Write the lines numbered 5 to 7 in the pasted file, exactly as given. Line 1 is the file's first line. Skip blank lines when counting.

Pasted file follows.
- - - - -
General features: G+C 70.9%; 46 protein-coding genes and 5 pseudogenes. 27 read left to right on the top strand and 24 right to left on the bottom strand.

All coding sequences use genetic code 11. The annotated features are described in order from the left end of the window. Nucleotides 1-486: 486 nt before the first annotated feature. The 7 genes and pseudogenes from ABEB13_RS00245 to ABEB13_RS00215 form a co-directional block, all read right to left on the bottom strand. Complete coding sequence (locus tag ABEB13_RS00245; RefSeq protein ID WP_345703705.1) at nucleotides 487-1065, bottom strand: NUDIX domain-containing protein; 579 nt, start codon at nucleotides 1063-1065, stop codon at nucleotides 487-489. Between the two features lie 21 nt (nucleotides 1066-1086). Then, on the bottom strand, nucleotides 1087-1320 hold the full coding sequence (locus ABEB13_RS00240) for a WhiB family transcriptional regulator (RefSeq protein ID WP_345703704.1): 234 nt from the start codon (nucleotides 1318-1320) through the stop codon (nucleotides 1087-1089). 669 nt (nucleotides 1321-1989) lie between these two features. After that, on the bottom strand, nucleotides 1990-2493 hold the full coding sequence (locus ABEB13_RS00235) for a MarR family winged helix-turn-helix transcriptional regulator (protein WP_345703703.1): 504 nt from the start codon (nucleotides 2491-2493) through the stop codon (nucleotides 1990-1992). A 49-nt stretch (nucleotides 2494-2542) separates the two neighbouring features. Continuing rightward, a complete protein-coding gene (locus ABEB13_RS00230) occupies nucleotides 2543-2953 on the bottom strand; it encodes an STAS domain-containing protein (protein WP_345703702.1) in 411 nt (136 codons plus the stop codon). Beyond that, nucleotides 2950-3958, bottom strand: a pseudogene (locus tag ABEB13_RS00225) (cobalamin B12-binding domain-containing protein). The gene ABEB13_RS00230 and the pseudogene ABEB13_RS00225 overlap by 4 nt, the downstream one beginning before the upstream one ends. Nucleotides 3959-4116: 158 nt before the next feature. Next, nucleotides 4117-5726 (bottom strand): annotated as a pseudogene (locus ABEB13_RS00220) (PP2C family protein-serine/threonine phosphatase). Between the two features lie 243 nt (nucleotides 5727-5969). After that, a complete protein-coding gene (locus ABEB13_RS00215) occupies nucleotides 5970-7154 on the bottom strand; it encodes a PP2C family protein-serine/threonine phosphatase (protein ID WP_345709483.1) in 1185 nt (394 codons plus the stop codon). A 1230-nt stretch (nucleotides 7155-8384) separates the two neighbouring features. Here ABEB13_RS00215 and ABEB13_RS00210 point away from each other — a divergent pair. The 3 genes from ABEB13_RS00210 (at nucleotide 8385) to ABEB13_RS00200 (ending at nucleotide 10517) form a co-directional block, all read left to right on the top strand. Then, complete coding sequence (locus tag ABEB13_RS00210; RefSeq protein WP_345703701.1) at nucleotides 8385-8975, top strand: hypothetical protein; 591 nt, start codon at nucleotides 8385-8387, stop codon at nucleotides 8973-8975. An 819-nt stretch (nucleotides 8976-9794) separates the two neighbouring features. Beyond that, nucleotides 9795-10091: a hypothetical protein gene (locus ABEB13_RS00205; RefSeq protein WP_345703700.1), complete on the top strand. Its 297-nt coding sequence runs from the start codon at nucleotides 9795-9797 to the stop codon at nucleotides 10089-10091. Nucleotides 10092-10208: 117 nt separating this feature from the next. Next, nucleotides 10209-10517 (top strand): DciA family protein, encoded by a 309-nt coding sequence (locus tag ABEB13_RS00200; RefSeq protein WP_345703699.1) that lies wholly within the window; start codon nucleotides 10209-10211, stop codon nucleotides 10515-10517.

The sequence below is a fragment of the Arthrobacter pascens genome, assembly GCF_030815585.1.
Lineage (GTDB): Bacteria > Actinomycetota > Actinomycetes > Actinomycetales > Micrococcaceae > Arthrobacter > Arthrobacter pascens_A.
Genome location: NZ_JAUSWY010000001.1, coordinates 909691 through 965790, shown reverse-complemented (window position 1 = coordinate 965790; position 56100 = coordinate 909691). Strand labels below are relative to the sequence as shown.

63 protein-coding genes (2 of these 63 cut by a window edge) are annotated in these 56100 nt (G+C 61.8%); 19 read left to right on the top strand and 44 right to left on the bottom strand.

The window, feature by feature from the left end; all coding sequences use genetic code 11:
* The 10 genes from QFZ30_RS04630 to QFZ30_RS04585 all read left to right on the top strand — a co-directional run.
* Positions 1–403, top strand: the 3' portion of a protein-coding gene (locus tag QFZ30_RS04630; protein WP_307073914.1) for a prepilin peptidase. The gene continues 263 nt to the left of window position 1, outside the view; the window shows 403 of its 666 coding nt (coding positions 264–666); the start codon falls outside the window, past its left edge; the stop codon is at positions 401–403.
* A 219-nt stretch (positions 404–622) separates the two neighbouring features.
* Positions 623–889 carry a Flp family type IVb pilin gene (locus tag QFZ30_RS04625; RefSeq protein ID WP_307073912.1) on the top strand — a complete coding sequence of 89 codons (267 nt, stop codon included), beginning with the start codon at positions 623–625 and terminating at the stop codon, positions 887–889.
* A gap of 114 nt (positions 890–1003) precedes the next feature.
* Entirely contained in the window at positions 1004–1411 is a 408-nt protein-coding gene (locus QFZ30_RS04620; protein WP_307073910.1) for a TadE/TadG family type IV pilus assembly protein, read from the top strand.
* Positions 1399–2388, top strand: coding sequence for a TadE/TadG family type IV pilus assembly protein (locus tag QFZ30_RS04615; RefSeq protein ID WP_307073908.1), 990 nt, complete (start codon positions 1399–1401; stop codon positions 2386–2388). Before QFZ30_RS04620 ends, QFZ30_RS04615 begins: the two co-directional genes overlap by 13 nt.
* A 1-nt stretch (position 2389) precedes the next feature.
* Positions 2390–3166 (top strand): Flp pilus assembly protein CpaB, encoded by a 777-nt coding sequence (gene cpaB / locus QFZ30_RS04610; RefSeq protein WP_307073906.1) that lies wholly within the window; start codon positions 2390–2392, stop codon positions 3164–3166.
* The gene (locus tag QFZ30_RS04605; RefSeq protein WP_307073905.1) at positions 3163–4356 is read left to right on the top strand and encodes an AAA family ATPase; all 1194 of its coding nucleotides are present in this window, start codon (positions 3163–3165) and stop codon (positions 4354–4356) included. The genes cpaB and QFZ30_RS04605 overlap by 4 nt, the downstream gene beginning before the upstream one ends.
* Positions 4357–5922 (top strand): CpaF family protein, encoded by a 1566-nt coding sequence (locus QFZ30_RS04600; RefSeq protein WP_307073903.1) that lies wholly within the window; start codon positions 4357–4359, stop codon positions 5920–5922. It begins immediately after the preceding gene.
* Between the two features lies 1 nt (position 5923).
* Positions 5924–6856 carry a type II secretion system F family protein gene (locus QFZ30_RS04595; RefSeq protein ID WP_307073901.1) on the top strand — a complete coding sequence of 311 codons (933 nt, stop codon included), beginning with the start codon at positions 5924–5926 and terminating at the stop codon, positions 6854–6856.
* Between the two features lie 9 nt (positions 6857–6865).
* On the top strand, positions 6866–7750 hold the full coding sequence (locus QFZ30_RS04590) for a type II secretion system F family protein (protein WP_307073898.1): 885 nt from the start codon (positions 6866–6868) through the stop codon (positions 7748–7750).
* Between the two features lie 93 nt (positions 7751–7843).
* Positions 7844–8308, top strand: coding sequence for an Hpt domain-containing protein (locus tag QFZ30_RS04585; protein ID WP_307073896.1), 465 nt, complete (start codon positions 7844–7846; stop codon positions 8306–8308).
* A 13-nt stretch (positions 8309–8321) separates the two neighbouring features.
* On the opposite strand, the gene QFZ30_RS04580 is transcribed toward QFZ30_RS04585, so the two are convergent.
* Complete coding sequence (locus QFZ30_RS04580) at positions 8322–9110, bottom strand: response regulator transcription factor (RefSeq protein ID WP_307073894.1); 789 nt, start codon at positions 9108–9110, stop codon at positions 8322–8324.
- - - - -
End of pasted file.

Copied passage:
Genome location: NZ_JAUSWY010000001.1, coordinates 909691 through 965790, shown reverse-complemented (window position 1 = coordinate 965790; position 56100 = coordinate 909691). Strand labels below are relative to the sequence as shown.

63 protein-coding genes (2 of these 63 cut by a window edge) are annotated in these 56100 nt (G+C 61.8%); 19 read left to right on the top strand and 44 right to left on the bottom strand.

The window, feature by feature from the left end; all coding sequences use genetic code 11: